Head coach Dan Higgins, taking a break from studying game film, sounded weary but remained optimistic as he considered the possibilities of what a victory over Monroe this weekend could mean to his Piscataway High School football program.
The Chiefs, who have qualified for the postseason each of the past 16 years, are in danger of failing to reach the NJSIAA playoffs for the first time since 1996 and of finishing .500 for only the second time since Higgins took over the program a decade ago.
A loss to the Falcons (5-1) on Friday night could make it virtually impossible for Piscataway (2-3) to climb from its current ninth position in North 2 Group V to qualify for the eight-team bracket. The Chiefs trail Westfield by five power points for the final playoff spot in the section.
“We know if we get in the playoffs we survived the gauntlet,” said Higgins, noting the Greater Middlesex Conference Red Division schedule prepared his young team for the postseason.
The Chiefs graduated 14 starters – most who played both ways – and three other lettermen from a team that appeared in three consecutive sectional finals, winning back-to-back titles in 2010 and 2011 while losing a heartbreaker in the closing minute to Elizabeth last year.
Even the state’s most successful public school program, one with 15 graduates currently playing in college and six more who began the 2013 campaign with NFL teams, is not immune to the cyclical nature of scholastic competition.
With just two full-time starters returning on defense, the Chiefs are on pace to allow the most points in a season since Higgins’ father, Tom, took over the program in 1970. The 506 rushing yards Piscataway yielded in last weekend’s loss to Sayreville are believed to the most the Chiefs have ever surrendered.
Compound Piscataway’s inexperience with having to play its first five games on the road against opponents from the state’s best division, and it makes complete sense that a team that returned just 128 yards of total offense and plays freshmen at running back and quarterback would have an inauspicious beginning.
The Chiefs are losing the turnover battle (6 to 5), have been outgained 323 to 264 yards per game, are allowing 245 rushing yards per contest and uncharacteristically have just one special teams touchdown (Ladi Isijola’s 90-yard kickoff return). Piscataway has recorded just two sacks (Nano Preko and D.J. Felton) and two interceptions (Tyrell Bush and Isiah Ross).
“No excuses from us,” said Higgins, whose 55-player varsity roster lists just 14 seniors. “But you lost all this production, you lost all this firepower and you just don’t have as much swagger. You are afraid to make mistakes. Our guys are thinking the whole time.
“They feel like they are letting the coaches down and the past players. There’s a feeling of real un-satisfaction among the program, among these players. They are really good kids. I like them a lot. There’s a lot of hope. There’s a lot of optimism even though our record doesn’t reflect a team that’s in a good position as far as their record and the playoffs and all that.”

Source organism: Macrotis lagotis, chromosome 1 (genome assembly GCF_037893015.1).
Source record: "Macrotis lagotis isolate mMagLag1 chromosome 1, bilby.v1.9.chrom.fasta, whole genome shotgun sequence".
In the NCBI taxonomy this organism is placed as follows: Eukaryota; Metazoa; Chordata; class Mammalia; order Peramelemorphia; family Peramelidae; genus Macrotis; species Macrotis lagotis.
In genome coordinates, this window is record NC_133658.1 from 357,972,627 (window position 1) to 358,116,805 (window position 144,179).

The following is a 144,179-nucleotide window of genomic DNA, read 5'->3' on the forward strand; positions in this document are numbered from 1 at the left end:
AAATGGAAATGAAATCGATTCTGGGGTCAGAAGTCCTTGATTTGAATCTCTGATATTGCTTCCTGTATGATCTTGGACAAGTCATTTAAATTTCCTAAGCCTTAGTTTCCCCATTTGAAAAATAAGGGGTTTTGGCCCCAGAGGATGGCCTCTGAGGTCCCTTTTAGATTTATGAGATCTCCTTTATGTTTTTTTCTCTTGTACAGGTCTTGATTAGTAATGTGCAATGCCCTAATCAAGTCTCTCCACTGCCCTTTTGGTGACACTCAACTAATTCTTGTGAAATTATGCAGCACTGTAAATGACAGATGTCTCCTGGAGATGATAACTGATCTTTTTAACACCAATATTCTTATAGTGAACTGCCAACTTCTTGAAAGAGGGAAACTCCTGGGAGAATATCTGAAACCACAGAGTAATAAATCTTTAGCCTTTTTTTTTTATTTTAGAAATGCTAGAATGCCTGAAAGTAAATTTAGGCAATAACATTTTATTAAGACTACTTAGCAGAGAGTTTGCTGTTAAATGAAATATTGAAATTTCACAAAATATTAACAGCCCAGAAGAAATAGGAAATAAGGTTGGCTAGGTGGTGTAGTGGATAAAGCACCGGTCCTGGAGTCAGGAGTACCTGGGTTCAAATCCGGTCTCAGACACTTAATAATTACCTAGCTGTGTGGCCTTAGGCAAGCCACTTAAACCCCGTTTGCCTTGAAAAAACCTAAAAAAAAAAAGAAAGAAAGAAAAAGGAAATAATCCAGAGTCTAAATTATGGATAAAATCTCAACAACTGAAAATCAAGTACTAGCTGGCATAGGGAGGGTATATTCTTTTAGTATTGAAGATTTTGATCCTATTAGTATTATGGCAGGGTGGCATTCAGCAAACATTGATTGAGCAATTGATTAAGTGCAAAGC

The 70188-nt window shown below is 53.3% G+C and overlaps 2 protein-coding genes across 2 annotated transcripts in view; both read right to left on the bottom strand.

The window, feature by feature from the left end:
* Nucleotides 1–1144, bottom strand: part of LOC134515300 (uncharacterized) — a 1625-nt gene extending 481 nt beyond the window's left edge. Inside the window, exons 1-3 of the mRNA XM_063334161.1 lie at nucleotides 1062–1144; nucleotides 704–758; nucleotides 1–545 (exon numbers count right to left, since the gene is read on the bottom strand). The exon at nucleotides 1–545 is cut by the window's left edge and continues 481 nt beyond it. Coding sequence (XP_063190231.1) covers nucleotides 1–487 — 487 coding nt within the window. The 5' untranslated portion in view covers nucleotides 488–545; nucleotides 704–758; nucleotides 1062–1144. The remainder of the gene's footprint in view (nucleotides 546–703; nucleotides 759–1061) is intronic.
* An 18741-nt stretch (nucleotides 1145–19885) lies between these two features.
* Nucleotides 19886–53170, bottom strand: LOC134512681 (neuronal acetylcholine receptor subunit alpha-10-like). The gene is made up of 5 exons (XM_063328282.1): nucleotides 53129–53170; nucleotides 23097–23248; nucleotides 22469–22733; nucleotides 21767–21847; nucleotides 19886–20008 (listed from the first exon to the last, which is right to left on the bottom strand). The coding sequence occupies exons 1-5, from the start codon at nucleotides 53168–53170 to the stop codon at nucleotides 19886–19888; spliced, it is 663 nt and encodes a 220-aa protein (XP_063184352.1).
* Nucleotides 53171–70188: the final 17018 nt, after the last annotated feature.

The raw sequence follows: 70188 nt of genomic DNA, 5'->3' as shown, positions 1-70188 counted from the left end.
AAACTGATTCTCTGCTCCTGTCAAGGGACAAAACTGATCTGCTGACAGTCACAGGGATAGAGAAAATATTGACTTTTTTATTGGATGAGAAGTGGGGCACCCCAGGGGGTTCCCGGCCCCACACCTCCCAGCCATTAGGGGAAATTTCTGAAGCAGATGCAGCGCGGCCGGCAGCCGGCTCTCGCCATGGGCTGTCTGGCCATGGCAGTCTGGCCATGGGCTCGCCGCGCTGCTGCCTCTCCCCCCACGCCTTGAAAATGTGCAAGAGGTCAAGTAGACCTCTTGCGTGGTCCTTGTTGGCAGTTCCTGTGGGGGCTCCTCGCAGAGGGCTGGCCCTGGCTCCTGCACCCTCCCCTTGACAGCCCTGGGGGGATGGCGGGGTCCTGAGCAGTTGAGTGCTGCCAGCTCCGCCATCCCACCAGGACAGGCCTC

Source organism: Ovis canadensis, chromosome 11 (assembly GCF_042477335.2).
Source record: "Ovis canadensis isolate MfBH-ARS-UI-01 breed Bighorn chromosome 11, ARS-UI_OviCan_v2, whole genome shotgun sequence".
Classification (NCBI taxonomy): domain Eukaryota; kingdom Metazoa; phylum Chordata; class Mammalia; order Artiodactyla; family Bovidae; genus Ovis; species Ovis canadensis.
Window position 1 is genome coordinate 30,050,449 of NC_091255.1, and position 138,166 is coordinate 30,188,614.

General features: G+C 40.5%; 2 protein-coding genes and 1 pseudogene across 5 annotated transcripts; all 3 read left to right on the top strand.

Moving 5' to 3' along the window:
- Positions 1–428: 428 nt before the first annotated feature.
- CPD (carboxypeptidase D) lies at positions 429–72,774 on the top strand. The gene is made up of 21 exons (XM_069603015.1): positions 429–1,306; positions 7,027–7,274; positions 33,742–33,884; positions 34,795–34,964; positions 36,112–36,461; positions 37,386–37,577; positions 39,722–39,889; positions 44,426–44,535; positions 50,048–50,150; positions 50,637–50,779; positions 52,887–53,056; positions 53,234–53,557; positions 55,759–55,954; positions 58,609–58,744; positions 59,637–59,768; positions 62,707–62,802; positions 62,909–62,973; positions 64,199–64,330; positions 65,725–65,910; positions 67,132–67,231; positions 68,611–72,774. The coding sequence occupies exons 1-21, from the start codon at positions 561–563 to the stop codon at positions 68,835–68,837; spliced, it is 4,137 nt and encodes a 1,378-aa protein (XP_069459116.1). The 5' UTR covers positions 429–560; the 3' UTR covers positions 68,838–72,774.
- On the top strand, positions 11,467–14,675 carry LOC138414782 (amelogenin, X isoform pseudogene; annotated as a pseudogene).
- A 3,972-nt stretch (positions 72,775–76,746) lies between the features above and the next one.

Piscataway has converted all 13 of its red-zone scoring opportunities and freshman running back Elijah Barnwell (467 rushing yards) has shown tremendous promise. Freshman quarterback Danny Haus, a dual threat who was instrumental in a 17-16 upset of Old Bridge, complements Justin Strother, more of a drop-back passer who succeeded four-year starter Nadir Barnwell, now starting in the secondary at Rutgers University as a true freshman.
Despite having been outscored 81-32 in consecutive losses to defending sectional champions South Brunswick and Sayreville, Piscataway has already proved it can beat the division’s best. The Chiefs are the lone team with a victory over Old Bridge (5-1), which is currently ranked No. 1 in the Home News Tribune Top 10.
Piscataway’s last four regular-season games are at home. If the Chiefs can defeat Monroe, which lost its starting quarterback and best defensive player to injuries in last weekend’s 17-14 loss to Old Bridge, the win will likely secure a postseason berth.
With three remaining regular-season contests against schools – North Brunswick, East Brunswick and Franklin – that have a combined 1-16 record, Piscataway could certainly build some momentum heading into the postseason.
Regardless of how young Piscataway may be, the Chiefs are still the Chiefs, and few teams want to see Higgins’ team in November. So, don’t count Piscataway out just yet.
“The next opportunity is the greatest,” Higgins said. “That’s how we see it. We don’t have too many opportunities left. We’ll bounce back.”
Falcon breaks wing
Monroe head coach Chris Beagan said quarterback Stephen Karoly, who fractured his left (non-throwing) wrist on the final offensive series of Friday night’s loss to Old Bridge, will be sidelined for at least three weeks.
Paul Baclayon, the team’s defensive quarterback, is expected to be out perhaps just as long with a foot injury, which the linebacker also endured last Friday night while playing fullback early in the first quarter.
Kyle Volkmann, who split time last season with Karoly at quarterback, will get the start on Friday against Piscataway. He knows the offense well, so the Falcons won’t have to change much.
South River’s homecoming game, initially scheduled for this Saturday against Cardinal McCarrick, which has had to forfeit the remainder of its games because of attrition, has been saved.
Middlesex, which initially had a bye this upcoming weekend, graciously offered to fill the open date on the Rams’ calendar.
The teams were initially slated to meet on Nov. 9.
1. Old Bridge 5-1
2. Monroe 5-1
3. South Brunswick 4-2
4. Edison 3-2
5. Sayreville 4-2
6. Linden 3-2
7. St. Joseph 6-0
8. Piscataway 2-3
9. Colonia 4-1
10. South Plainfield 4-1